- Anxiety and Insomnia: Prolonged work hours and no personal space is causing anxiety and leading to sleepless nights. Prescriptions for insomnia even lead to an initial shortage of certain medications in the market.
- Grief/Loss of a loved one: Even though we were lucky enough to escape the disease (so far), we definitely would have lost someone we knew and loved dearly. Grieving is a long arduous process. And we never really stop grieving. But just learn to live with it.
Organisations will have to take steps to keep employee engagement and productivity going, but also take steps to ensure mental and emotional wellbeing of the employees.
Workplace Mental Health Consequences – Support Model for Employees
- A Psychologist/ Counsellor on Rolls: In these times, it’s not just nice to have a counselling psychologist on the rolls but it’s a must have. We know for a fact that people seeking mental health help has gone up by 300% since the pandemic started (as per US census data) Imagine the numbers if we include all those who don’t seek help. A psychologist in these times can be a valuable resource impacting productivity and employee morale directly.
- Giving Meaning to Everyone’s Work: We all want to believe that what we do – matters. Something that makes a difference in the large scheme of things. Communication that helps them understand how their work fits in with the larger goals of the organisation. They can also be given additional responsibilities as well in work that makes a difference at the organisational cultural level such as CSR initiatives of the organisation, or diversity projects and so on.
- Sick Leave Policies for the New Normal: Majority of the organisation only account for leaves when we are physically sick. Even if we did not consider sick leave for mental health before, at this juncture, it is important to consider this alteration to the policy, given how the pandemic has impacted mental health.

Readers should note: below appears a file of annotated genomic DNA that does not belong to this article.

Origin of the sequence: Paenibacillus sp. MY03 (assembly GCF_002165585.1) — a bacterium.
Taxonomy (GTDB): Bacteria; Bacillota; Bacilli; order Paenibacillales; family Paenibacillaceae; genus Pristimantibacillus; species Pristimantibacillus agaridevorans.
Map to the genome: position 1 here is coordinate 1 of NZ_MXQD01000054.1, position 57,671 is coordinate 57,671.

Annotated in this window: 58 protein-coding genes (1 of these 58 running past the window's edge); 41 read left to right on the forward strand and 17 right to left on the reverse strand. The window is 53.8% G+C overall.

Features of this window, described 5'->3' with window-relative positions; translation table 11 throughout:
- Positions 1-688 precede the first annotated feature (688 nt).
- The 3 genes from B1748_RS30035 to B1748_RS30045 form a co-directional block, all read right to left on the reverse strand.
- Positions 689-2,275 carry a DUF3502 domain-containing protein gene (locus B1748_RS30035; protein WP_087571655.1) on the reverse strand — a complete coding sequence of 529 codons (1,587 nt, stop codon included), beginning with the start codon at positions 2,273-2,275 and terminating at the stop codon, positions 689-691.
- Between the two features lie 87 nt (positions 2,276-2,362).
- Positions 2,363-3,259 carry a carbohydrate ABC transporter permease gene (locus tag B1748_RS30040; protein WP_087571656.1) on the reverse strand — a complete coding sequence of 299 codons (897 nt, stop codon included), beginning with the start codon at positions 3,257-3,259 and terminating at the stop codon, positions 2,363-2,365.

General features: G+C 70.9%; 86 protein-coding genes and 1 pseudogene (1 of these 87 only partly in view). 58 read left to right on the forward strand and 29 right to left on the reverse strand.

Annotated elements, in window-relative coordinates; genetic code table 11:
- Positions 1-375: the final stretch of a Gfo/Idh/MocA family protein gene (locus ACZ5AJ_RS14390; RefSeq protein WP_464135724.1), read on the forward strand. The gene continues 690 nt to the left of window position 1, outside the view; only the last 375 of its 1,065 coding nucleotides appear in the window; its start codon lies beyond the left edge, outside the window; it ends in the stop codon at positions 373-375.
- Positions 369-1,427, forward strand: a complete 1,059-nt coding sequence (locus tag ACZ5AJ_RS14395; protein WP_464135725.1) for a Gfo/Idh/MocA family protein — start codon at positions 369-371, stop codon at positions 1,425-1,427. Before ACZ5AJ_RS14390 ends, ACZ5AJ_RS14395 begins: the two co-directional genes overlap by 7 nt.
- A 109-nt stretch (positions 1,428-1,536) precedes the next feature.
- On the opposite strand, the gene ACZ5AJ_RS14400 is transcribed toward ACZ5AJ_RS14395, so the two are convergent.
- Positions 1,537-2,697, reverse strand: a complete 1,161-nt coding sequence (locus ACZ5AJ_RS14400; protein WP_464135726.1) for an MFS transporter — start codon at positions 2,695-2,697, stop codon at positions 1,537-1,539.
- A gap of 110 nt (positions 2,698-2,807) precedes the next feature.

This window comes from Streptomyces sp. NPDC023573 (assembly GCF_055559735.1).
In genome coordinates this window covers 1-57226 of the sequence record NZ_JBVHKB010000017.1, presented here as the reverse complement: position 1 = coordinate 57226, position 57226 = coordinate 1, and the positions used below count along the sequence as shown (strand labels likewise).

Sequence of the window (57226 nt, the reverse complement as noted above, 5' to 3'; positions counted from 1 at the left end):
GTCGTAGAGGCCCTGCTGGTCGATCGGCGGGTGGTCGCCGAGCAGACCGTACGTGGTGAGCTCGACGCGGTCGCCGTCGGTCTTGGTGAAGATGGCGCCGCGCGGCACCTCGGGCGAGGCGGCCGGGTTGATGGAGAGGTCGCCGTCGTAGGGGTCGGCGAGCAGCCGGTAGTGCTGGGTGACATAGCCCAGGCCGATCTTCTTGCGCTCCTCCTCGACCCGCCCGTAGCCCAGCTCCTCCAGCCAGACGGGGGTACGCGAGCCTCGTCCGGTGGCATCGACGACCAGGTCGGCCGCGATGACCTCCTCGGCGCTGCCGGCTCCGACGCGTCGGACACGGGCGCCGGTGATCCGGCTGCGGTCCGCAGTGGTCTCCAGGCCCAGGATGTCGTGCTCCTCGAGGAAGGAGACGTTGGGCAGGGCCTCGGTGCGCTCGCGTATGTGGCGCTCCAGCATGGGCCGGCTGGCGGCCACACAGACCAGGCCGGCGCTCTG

- Higher Flexibility: Certain organisations have gone out of their way to provide flexibility in schedules since they understand everyone is without help and all family members are at home. There are a couple of organisations that have a concept of ‘Flexi Fridays’ where there are no meetings so employees are able to accommodate their home chores within work hours too.
- Welcome to Office Plan: Over the last 16-18 months, we have gotten used to a very different lifestyle and routine. Organisations would need a return- to-work plan to enable a meaningful transition from WFH to Welcome to Office with all the possible safety measures. Social distanced working, mental health plans, partial remote working would still need to have thought through plans given that a 3rd wave could be arriving anytime.
Conclusion: As we prepare to open up, we do not yet know what the third wave might bring. We can hope for the best that by that time, a majority of us would be fully vaccinated and therefore the severity of disease would be more suited to the current healthcare infrastructure. But I personally feel we should brace for a long pandemic of mental health and prepare accordingly.
Unfortunately, there is still shame and stigma associated with acknowledging the problem. And even more in reaching out to a mental health professional.